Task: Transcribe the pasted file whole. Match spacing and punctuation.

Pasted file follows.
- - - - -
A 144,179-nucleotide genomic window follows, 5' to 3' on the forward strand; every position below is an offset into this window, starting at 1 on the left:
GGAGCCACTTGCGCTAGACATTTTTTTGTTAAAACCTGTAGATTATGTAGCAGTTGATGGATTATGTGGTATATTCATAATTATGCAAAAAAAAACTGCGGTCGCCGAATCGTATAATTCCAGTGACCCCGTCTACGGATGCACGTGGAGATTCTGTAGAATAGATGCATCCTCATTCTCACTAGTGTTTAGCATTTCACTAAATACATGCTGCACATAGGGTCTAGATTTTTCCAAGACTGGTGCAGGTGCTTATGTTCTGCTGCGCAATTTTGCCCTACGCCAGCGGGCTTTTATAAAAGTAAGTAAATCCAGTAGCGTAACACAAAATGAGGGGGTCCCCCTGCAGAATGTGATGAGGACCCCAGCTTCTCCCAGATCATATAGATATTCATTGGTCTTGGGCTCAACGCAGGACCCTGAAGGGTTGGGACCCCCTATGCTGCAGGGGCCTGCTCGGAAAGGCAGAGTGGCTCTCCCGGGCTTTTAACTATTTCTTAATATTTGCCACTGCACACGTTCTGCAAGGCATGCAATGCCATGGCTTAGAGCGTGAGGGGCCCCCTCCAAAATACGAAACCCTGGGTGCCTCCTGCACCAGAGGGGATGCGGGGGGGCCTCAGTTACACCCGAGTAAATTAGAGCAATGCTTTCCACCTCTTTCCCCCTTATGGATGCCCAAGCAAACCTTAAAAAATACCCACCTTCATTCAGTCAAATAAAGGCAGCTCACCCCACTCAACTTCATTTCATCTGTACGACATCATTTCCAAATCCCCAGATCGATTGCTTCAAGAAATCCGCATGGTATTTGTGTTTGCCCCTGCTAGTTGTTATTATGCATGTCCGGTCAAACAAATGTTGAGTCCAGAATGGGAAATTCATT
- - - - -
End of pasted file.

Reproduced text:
A 144,179-nucleotide genomic window follows, 5' to 3' on the forward strand; every position below is an offset into this window, starting at 1 on the left:
GGAGCCACTTGCGCTAGACATTTTTTTGTTAAAACCTGTAGATTATGTAGCAGTTGATGGATTATGTGGTATATTCATAATTATGCAAAAAAAAACTGCGGTCGCCGAATCGTATAATTCCAGTGACCCCGTCTACGGATGCACGTGGAGATTCTGTAGAATAGATGCATCCTCATTCTCACTAGTGTTTAGCATTTCACTAAATACATGCTGCACATAGGGTCTAGATTTTTCCAAGACTGGTGCAGGTGCTTATGTTCTGCTGCGCAATTTTGCCCTACGCCAGCGGGCTTTTATAAAAGTAAGTAAATCCAGTAGCGTAACACAAAATGAGGGGGTCCCCCTGCAGAATGTGATGAGGACCCCAGCTTCTCCCAGATCATATAGATATTCATTGGTCTTGGGCTCAACGCAGGACCCTGAAGGGTTGGGACCCCCTATGCTGCAGGGGCCTGCTCGGAAAGGCAGAGTGGCTCTCCCGGGCTTTTAACTATTTCTTAATATTTGCCACTGCACACGTTCTGCAAGGCATGCAATGCCATGGCTTAGAGCGTGAGGGGCCCCCTCCAAAATACGAAACCCTGGGTGCCTCCTGCACCAGAGGGGATGCGGGGGGGCCTCAGTTACACCCGAGTAAATTAGAGCAATGCTTTCCACCTCTTTCCCCCTTATGGATGCCCAAGCAAACCTTAAAAAATACCCACCTTCATTCAGTCAAATAAAGGCAGCTCACCCCACTCAACTTCATTTCATCTGTACGACATCATTTCCAAATCCCCAGATCGATTGCTTCAAGAAATCCGCATGGTATTTGTGTTTGCCCCTGCTAGTTGTTATTATGCATGTCCGGTCAAACAAATGTTGAGTCCAGAATGGGAAATTCATT